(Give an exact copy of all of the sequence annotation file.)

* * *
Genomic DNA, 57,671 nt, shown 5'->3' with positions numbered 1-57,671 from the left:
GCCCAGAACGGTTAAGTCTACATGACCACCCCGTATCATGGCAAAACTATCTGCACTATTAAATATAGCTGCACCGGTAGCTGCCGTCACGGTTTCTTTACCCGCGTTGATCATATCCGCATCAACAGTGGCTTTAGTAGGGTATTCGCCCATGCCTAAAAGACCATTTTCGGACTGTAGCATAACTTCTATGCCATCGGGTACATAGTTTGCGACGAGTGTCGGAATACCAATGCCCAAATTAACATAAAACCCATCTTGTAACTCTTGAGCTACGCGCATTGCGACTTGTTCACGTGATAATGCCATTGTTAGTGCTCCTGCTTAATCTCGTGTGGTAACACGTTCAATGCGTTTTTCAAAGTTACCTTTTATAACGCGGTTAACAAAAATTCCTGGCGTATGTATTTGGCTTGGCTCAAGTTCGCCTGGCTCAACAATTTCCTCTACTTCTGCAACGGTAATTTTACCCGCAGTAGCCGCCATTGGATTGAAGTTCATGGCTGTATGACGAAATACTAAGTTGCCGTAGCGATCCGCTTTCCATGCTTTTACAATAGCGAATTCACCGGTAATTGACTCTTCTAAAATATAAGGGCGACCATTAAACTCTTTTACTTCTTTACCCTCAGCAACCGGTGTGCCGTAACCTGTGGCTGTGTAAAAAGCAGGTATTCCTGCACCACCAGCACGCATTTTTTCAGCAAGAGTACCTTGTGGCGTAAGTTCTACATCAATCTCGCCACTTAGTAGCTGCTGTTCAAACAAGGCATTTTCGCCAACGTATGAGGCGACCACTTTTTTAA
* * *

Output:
Genomic DNA, 57,671 nt, shown 5'->3' with positions numbered 1-57,671 from the left:
GCCCAGAACGGTTAAGTCTACATGACCACCCCGTATCATGGCAAAACTATCTGCACTATTAAATATAGCTGCACCGGTAGCTGCCGTCACGGTTTCTTTACCCGCGTTGATCATATCCGCATCAACAGTGGCTTTAGTAGGGTATTCGCCCATGCCTAAAAGACCATTTTCGGACTGTAGCATAACTTCTATGCCATCGGGTACATAGTTTGCGACGAGTGTCGGAATACCAATGCCCAAATTAACATAAAACCCATCTTGTAACTCTTGAGCTACGCGCATTGCGACTTGTTCACGTGATAATGCCATTGTTAGTGCTCCTGCTTAATCTCGTGTGGTAACACGTTCAATGCGTTTTTCAAAGTTACCTTTTATAACGCGGTTAACAAAAATTCCTGGCGTATGTATTTGGCTTGGCTCAAGTTCGCCTGGCTCAACAATTTCCTCTACTTCTGCAACGGTAATTTTACCCGCAGTAGCCGCCATTGGATTGAAGTTCATGGCTGTATGACGAAATACTAAGTTGCCGTAGCGATCCGCTTTCCATGCTTTTACAATAGCGAATTCACCGGTAATTGACTCTTCTAAAATATAAGGGCGACCATTAAACTCTTTTACTTCTTTACCCTCAGCAACCGGTGTGCCGTAACCTGTGGCTGTGTAAAAAGCAGGTATTCCTGCACCACCAGCACGCATTTTTTCAGCAAGAGTACCTTGTGGCGTAAGTTCTACATCAATCTCGCCACTTAGTAGCTGCTGTTCAAACAAGGCATTTTCGCCAACGTATGAGGCGACCACTTTTTTAA